Jerry Mock, a Columbus, Ohio, homemaker, set several records in Women's racing in the Meyers 200D. She piloted a 200D to a new world speed record for 500 kilometres in Class C-1b.  Her average speed of 203.858 mph broke the ten year old record of 178 mph set by a Czech racing plane. Bill Brodbeck set a National Aeronautic Association (NAA) speed record of 227.24 mph in Class C-1b over a 3 km course which stood for almost eighteen years. Bill also set a Federation Aeronautique Internacional (FAI) World record of 365.700 kmh. Then Don Washburn, flying a standard production 200D, claimed a record of 239.5 mph (208.26 kts!!) in class C-1c over a 3 km course.  The Meyers is the fastest, normally-aspirated (non-turbocharged) production piston single engine plane ever built. The Meyers 200D is faster than even the fabled Piper Comanche 400 which has 400 horsepower. Many magazine articles have been written about the Meyers 200D.  

Safety Record

The Meyers 200D has never had an in-flight structural failure and has never had a FAA mandated Airworthiness Directive (AD) issued against the airframe. The 4130 chrome-moly steel tubular roll cage and understructure act like a race car protective cage during a crash. Several Meyers aircraft have been forced down in the trees and off airport runways with documented instances of the occupants walking away with only minor injuries or a broken bone.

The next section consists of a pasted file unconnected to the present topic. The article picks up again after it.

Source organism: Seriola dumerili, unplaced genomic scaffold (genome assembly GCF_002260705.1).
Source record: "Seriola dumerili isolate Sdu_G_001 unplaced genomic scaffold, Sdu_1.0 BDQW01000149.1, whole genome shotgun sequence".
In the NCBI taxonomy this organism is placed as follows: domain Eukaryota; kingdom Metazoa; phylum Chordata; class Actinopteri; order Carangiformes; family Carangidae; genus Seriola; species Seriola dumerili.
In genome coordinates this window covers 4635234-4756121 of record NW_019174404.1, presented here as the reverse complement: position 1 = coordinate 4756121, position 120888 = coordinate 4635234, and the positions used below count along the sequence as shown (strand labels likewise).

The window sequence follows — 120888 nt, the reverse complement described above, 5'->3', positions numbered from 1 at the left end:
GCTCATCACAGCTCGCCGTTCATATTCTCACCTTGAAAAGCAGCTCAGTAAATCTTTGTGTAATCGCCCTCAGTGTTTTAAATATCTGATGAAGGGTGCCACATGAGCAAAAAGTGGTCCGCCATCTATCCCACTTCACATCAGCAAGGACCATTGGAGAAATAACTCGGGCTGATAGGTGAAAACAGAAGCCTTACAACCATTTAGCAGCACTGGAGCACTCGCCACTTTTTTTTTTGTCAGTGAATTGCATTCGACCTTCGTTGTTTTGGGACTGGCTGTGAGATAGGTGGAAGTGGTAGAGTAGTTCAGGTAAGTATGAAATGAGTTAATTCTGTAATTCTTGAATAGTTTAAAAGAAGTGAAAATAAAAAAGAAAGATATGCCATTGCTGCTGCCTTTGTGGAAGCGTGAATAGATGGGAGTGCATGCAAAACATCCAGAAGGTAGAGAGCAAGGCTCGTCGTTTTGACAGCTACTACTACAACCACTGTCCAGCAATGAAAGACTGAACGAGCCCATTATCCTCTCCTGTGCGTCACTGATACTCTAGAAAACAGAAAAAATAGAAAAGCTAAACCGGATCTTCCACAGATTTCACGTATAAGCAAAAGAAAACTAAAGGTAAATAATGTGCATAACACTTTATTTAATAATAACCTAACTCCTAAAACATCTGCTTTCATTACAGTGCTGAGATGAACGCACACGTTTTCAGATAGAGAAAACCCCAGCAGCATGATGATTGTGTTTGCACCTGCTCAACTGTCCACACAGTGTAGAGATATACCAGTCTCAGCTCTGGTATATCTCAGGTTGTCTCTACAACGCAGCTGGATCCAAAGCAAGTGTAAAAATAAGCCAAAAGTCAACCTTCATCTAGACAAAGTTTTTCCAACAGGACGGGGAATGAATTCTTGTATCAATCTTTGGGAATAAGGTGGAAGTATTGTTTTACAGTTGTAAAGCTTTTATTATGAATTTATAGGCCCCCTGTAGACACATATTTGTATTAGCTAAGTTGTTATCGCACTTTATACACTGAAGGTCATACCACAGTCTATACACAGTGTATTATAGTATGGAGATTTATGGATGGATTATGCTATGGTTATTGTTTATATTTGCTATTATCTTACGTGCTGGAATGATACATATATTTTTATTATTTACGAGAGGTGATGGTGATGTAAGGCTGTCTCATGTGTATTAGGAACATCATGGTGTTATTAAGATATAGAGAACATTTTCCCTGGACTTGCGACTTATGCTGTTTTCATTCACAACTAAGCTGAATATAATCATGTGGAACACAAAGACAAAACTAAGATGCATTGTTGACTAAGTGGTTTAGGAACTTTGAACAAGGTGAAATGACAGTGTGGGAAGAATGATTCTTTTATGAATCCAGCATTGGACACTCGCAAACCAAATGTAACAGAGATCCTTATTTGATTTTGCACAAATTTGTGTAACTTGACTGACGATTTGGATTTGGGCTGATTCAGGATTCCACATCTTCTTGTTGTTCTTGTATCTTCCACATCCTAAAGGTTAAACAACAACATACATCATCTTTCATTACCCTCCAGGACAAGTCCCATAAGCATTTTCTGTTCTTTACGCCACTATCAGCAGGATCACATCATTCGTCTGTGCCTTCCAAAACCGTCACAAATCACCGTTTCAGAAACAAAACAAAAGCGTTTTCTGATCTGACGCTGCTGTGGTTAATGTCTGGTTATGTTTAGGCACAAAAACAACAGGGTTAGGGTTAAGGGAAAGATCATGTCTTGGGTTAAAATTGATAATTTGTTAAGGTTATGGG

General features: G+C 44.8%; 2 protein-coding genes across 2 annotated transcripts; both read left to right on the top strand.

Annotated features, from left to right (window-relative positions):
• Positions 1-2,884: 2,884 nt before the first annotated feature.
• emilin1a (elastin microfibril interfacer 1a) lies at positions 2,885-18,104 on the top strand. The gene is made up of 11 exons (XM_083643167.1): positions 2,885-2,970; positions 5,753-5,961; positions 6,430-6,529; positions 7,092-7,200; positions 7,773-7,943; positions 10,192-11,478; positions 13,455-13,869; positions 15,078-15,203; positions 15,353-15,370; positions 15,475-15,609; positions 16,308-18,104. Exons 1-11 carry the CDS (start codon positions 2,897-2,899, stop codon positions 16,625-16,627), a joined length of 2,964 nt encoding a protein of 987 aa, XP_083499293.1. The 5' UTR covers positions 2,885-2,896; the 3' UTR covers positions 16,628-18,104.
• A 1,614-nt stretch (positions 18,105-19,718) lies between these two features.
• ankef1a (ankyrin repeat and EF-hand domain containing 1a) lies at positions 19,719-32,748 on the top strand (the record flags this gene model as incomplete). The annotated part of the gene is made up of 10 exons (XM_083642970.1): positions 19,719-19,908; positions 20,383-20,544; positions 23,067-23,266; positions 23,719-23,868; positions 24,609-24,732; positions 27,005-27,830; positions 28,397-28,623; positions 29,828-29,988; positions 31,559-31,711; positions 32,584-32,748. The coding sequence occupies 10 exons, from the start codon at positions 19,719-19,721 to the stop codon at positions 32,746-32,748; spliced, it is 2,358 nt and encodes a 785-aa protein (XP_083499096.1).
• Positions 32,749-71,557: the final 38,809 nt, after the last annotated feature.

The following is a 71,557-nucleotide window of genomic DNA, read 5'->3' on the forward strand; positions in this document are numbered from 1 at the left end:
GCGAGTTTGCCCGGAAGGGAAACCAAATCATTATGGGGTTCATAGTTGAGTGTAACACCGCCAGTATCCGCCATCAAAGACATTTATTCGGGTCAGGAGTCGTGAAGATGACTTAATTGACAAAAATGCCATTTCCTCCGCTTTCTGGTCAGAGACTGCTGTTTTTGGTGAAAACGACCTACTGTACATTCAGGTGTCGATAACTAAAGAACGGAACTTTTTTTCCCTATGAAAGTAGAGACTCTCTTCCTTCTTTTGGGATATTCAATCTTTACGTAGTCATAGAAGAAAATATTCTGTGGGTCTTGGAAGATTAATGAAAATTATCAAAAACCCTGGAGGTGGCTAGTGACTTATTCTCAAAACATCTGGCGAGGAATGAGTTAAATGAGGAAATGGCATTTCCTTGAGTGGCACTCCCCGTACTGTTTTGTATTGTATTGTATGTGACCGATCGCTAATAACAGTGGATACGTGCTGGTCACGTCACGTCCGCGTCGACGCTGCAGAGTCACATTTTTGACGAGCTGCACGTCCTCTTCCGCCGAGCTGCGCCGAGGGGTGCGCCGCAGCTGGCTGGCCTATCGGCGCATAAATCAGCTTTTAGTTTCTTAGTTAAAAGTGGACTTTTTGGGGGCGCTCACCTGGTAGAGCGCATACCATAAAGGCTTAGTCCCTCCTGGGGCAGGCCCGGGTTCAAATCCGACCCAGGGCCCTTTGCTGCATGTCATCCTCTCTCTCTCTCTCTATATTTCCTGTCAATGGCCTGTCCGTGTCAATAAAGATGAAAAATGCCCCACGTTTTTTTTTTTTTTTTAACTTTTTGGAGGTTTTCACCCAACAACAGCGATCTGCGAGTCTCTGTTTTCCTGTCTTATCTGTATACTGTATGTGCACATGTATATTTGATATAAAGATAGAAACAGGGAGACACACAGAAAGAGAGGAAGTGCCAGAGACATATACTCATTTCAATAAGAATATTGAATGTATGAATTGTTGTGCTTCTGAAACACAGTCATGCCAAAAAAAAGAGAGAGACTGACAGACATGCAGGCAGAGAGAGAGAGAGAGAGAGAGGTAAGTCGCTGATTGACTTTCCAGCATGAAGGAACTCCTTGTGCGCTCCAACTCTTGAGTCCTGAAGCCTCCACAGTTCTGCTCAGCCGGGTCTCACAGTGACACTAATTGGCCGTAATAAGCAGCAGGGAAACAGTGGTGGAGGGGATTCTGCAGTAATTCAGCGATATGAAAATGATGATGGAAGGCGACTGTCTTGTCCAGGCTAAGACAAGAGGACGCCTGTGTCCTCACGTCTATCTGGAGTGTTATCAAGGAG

The North American Rockwell Corporation (now Rockwell International), through its Aero Commander Division, was attempting to build a large aviation conglomerate. Rockwell approached Al Meyers to purchase the Meyers 145 and Meyers 200D Type Certificates. They reached an agreement and consummated the transaction. The Meyers aircraft were basically hand built from the very beginning. The rudimentary jigs and fixtures that existed were actually hung from rafters in their small facility, consisting of maybe 10,000 square feet. When no aircraft was in production, the jigs were pulled up into the rafters and the workers were busy repairing aircraft. When Meyers received an order, the jigs were lowered and the plant went into production. A very small number of highly skilled craftsmen, many of whom had been with Al Meyers from the beginning, hand constructed each aircraft. Hard production tooling, the kind that allows semiskilled workers to build aircraft, simply did not exist. The only tooling that did exist were some wooden and cardboard templates hanging on the walls, the simple final positioning jigs and fixtures and the hand notebooks of the workers involved. These workers had built various parts of the aircraft for years; thus little tooling was really needed to turn out a completed aircraft.